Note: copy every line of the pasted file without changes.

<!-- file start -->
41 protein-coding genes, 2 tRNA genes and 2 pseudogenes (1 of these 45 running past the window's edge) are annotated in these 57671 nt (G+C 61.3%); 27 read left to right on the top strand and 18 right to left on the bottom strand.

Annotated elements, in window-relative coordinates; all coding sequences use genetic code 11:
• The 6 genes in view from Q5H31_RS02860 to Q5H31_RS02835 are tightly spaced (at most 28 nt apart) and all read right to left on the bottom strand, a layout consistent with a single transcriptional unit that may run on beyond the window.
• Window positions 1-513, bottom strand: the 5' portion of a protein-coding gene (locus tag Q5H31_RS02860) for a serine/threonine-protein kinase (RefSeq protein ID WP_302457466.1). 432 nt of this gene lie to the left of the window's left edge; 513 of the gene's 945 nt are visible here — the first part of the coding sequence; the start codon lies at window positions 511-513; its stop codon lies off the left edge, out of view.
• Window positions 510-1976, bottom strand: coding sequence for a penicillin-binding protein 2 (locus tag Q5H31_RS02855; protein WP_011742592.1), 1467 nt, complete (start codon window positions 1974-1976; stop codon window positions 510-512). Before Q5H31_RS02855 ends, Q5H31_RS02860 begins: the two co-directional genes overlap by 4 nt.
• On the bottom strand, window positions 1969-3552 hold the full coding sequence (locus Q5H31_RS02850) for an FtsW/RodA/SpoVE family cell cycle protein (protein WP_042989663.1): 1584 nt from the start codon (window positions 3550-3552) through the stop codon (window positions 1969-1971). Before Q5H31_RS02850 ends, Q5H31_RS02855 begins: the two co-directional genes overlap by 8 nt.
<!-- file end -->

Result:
41 protein-coding genes, 2 tRNA genes and 2 pseudogenes (1 of these 45 running past the window's edge) are annotated in these 57671 nt (G+C 61.3%); 27 read left to right on the top strand and 18 right to left on the bottom strand.

Annotated elements, in window-relative coordinates; all coding sequences use genetic code 11:
• The 6 genes in view from Q5H31_RS02860 to Q5H31_RS02835 are tightly spaced (at most 28 nt apart) and all read right to left on the bottom strand, a layout consistent with a single transcriptional unit that may run on beyond the window.
• Window positions 1-513, bottom strand: the 5' portion of a protein-coding gene (locus tag Q5H31_RS02860) for a serine/threonine-protein kinase (RefSeq protein ID WP_302457466.1). 432 nt of this gene lie to the left of the window's left edge; 513 of the gene's 945 nt are visible here — the first part of the coding sequence; the start codon lies at window positions 511-513; its stop codon lies off the left edge, out of view.
• Window positions 510-1976, bottom strand: coding sequence for a penicillin-binding protein 2 (locus tag Q5H31_RS02855; protein WP_011742592.1), 1467 nt, complete (start codon window positions 1974-1976; stop codon window positions 510-512). Before Q5H31_RS02855 ends, Q5H31_RS02860 begins: the two co-directional genes overlap by 4 nt.
• On the bottom strand, window positions 1969-3552 hold the full coding sequence (locus Q5H31_RS02850) for an FtsW/RodA/SpoVE family cell cycle protein (protein WP_042989663.1): 1584 nt from the start codon (window positions 3550-3552) through the stop codon (window positions 1969-1971). Before Q5H31_RS02850 ends, Q5H31_RS02855 begins: the two co-directional genes overlap by 8 nt.